Representatives of the Solomon Islands Chamber of Commerce and Industry (SICCI) and member companies on Saturday 18 April met with Under Secretary of the Ministry of Agriculture & Livestock (MAL), Mr Michael Hoóta for an update discussion on rice stocks in the country.
Mr Hoóta is the Chairman of the NDOC Livelihoods Sector Committee, tasked to plan for livelihood and food security issues associated with the threat of the COVID-19 global pandemic.
Saturday’s meeting with SICCI and member companies heard that there is no shortage of rice in the country, and supply chains risks are being addressed proactively. Companies present were Solrice, Island Star, Low Price, Super Star, and QQQ.
Solrice, which has 70% of the market share in Solomon Islands, has six (6) weeks of stock in Honiara and four (4) to six (6) weeks of stock in the provinces. The company is expecting shipment this week followed by the next shipment on May 2 and while there’ll be an expected tightening of supply before the second week of May, supply will be enough until December.
Other suppliers that make up the remaining 30% market share, have some current stock available and also expecting 475 tonnes coming at the end of the month, however, after that further import is still uncertain at this time.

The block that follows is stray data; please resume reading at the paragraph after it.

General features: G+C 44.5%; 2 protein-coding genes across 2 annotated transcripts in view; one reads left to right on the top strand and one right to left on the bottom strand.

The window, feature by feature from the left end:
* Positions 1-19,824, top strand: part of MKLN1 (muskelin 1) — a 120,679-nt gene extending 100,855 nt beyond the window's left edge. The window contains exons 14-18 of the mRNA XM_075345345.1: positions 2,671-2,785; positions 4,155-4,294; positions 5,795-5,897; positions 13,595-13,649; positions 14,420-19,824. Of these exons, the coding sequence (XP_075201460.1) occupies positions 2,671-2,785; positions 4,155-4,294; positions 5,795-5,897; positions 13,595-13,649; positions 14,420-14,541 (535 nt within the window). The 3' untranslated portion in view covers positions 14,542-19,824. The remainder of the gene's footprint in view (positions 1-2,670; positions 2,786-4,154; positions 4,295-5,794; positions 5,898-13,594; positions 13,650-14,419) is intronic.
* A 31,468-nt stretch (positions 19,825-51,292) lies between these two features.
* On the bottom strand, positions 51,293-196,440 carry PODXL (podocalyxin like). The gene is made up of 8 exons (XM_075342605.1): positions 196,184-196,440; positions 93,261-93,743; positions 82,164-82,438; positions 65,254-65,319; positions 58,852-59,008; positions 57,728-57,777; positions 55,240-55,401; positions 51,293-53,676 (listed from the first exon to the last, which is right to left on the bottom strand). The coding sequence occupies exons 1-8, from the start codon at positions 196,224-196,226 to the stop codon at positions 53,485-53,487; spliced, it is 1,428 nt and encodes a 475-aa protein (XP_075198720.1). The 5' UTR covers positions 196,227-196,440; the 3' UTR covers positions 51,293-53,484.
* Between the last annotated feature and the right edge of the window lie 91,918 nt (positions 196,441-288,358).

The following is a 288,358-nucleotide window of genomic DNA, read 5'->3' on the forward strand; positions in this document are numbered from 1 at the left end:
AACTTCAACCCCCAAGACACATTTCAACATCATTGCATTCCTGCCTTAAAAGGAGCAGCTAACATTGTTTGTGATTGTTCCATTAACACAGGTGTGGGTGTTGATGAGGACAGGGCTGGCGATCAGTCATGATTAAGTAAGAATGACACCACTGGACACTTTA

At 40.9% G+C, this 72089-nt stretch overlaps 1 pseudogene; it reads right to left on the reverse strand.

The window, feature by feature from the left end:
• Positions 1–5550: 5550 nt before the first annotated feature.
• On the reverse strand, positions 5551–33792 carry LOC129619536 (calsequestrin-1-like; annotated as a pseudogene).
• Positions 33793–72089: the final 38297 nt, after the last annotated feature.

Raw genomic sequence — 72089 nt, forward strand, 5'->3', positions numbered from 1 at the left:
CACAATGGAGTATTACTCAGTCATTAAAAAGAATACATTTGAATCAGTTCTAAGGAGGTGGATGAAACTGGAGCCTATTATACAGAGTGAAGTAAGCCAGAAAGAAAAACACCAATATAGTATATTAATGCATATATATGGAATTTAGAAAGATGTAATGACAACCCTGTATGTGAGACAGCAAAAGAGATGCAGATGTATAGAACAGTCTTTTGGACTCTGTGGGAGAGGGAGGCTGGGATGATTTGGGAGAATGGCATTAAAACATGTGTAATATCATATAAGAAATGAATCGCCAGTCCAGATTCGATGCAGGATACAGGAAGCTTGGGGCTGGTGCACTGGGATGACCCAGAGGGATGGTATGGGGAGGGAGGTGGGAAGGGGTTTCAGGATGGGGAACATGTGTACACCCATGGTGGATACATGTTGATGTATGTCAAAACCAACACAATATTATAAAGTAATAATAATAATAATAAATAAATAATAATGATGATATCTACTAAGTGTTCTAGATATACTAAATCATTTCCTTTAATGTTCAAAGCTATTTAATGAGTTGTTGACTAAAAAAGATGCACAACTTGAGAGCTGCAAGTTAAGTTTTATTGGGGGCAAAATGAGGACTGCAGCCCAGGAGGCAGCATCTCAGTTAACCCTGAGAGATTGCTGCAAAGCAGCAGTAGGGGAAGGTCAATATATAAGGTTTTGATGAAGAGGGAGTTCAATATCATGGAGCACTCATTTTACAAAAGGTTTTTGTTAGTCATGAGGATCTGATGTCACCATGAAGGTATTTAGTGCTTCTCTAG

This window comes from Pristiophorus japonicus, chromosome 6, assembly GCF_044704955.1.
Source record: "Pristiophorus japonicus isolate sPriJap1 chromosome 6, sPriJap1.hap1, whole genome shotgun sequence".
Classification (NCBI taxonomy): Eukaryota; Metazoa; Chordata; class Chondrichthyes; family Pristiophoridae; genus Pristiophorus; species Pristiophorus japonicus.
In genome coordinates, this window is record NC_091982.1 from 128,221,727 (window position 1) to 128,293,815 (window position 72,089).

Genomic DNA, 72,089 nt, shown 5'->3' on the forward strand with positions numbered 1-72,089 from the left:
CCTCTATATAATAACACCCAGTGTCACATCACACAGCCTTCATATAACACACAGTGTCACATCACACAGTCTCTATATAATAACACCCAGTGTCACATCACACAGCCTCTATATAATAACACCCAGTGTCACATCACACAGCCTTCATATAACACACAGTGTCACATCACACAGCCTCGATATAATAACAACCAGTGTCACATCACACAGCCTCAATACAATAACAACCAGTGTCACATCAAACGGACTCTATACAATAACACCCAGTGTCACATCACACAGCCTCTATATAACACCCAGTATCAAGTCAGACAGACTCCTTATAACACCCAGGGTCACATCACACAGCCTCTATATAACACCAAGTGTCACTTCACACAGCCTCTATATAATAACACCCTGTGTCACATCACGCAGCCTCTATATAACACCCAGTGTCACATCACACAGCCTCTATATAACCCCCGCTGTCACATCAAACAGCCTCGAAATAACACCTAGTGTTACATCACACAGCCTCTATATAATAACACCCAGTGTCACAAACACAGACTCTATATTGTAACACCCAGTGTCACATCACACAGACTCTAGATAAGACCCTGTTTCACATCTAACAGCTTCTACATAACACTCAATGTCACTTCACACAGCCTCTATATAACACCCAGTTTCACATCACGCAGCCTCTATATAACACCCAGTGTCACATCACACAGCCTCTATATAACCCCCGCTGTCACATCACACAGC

In a statement released today (Monday 20 April), SICCI said a common issue for our rice importers is having to find alternative suppliers as most of our rice is sourced from Vietnam, and the country has started imposing quota on its rice exports.
“To help rice importers when they’re investigating alternative suppliers, some policy measures were canvassed including reducing the 6.5% goods tax; and temporarily lifting the fortification requirement.
“A difficulty for our rice-importers is that Solomon Islands is not an attractive contract as we are competing with bigger volume, more regular buyers from other countries.”
SICCI, however, is happy to confirm that there is no shortage of rice in the country, and with the flagged short tightening before the second shipment arrives, people should not embark on panic-buying and mass-buying. In addition, doing so will mean that other households that cannot afford to buy many bags at once, will be disadvantaged.
The Livelihood Sector Committee is developing options to ensure food supply for Honiara is maintained in the event of a lock-down, as well as prepare for the recovery phase.
The Committee consists of development partners UN agencies, UNDP, UNICEF, UN Women, and also FAO and SICCI with Government ministries of Commerce, of Forest and also the Honiara City Council (HCC).
SICCI continues to supply to the Committee information for food assessments from its members who are retailers and food importers.